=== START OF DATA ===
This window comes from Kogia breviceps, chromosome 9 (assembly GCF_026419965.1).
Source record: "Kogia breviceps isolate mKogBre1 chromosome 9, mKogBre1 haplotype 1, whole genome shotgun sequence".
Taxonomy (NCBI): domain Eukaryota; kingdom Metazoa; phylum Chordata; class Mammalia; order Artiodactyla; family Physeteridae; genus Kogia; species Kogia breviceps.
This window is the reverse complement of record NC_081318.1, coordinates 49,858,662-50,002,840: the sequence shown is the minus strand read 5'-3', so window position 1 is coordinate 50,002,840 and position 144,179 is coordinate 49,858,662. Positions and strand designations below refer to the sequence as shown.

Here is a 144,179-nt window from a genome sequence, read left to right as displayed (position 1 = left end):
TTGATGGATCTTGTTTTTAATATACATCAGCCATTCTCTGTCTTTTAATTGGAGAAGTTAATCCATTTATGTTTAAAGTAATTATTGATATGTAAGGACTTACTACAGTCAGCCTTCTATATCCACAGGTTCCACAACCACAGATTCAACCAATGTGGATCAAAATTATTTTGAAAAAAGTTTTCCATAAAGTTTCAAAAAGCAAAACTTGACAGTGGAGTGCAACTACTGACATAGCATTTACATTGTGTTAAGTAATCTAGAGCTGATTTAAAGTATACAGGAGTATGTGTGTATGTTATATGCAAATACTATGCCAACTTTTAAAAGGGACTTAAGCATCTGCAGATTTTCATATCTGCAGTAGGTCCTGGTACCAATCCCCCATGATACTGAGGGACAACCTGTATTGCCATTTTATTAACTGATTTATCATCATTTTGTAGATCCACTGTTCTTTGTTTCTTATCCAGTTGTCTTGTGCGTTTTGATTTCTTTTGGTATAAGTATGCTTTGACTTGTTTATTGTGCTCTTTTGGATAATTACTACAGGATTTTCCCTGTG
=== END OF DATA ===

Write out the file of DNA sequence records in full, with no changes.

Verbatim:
This window comes from Kogia breviceps, chromosome 9 (assembly GCF_026419965.1).
Source record: "Kogia breviceps isolate mKogBre1 chromosome 9, mKogBre1 haplotype 1, whole genome shotgun sequence".
Taxonomy (NCBI): domain Eukaryota; kingdom Metazoa; phylum Chordata; class Mammalia; order Artiodactyla; family Physeteridae; genus Kogia; species Kogia breviceps.
This window is the reverse complement of record NC_081318.1, coordinates 49,858,662-50,002,840: the sequence shown is the minus strand read 5'-3', so window position 1 is coordinate 50,002,840 and position 144,179 is coordinate 49,858,662. Positions and strand designations below refer to the sequence as shown.

Here is a 144,179-nt window from a genome sequence, read left to right as displayed (position 1 = left end):
TTGATGGATCTTGTTTTTAATATACATCAGCCATTCTCTGTCTTTTAATTGGAGAAGTTAATCCATTTATGTTTAAAGTAATTATTGATATGTAAGGACTTACTACAGTCAGCCTTCTATATCCACAGGTTCCACAACCACAGATTCAACCAATGTGGATCAAAATTATTTTGAAAAAAGTTTTCCATAAAGTTTCAAAAAGCAAAACTTGACAGTGGAGTGCAACTACTGACATAGCATTTACATTGTGTTAAGTAATCTAGAGCTGATTTAAAGTATACAGGAGTATGTGTGTATGTTATATGCAAATACTATGCCAACTTTTAAAAGGGACTTAAGCATCTGCAGATTTTCATATCTGCAGTAGGTCCTGGTACCAATCCCCCATGATACTGAGGGACAACCTGTATTGCCATTTTATTAACTGATTTATCATCATTTTGTAGATCCACTGTTCTTTGTTTCTTATCCAGTTGTCTTGTGCGTTTTGATTTCTTTTGGTATAAGTATGCTTTGACTTGTTTATTGTGCTCTTTTGGATAATTACTACAGGATTTTCCCTGTG